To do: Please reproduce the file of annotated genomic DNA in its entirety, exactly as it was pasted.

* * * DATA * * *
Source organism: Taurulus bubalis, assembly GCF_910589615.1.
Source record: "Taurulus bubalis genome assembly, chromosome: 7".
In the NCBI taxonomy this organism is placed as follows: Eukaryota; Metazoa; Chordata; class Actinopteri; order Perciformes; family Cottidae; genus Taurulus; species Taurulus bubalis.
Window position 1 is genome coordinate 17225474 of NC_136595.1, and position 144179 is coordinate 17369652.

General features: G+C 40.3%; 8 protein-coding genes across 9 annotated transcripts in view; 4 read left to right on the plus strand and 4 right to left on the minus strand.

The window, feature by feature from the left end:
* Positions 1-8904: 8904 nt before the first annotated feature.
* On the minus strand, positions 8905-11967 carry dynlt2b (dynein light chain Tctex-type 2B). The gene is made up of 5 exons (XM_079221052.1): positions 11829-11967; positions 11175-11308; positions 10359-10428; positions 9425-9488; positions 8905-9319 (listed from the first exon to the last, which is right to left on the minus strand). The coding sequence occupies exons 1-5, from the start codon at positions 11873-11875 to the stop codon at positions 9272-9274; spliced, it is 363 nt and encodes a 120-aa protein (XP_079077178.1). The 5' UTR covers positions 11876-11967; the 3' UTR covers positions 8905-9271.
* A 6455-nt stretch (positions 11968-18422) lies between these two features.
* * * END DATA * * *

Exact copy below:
Source organism: Taurulus bubalis, assembly GCF_910589615.1.
Source record: "Taurulus bubalis genome assembly, chromosome: 7".
In the NCBI taxonomy this organism is placed as follows: Eukaryota; Metazoa; Chordata; class Actinopteri; order Perciformes; family Cottidae; genus Taurulus; species Taurulus bubalis.
Window position 1 is genome coordinate 17225474 of NC_136595.1, and position 144179 is coordinate 17369652.

General features: G+C 40.3%; 8 protein-coding genes across 9 annotated transcripts in view; 4 read left to right on the plus strand and 4 right to left on the minus strand.

The window, feature by feature from the left end:
* Positions 1-8904: 8904 nt before the first annotated feature.
* On the minus strand, positions 8905-11967 carry dynlt2b (dynein light chain Tctex-type 2B). The gene is made up of 5 exons (XM_079221052.1): positions 11829-11967; positions 11175-11308; positions 10359-10428; positions 9425-9488; positions 8905-9319 (listed from the first exon to the last, which is right to left on the minus strand). The coding sequence occupies exons 1-5, from the start codon at positions 11873-11875 to the stop codon at positions 9272-9274; spliced, it is 363 nt and encodes a 120-aa protein (XP_079077178.1). The 5' UTR covers positions 11876-11967; the 3' UTR covers positions 8905-9271.
* A 6455-nt stretch (positions 11968-18422) lies between these two features.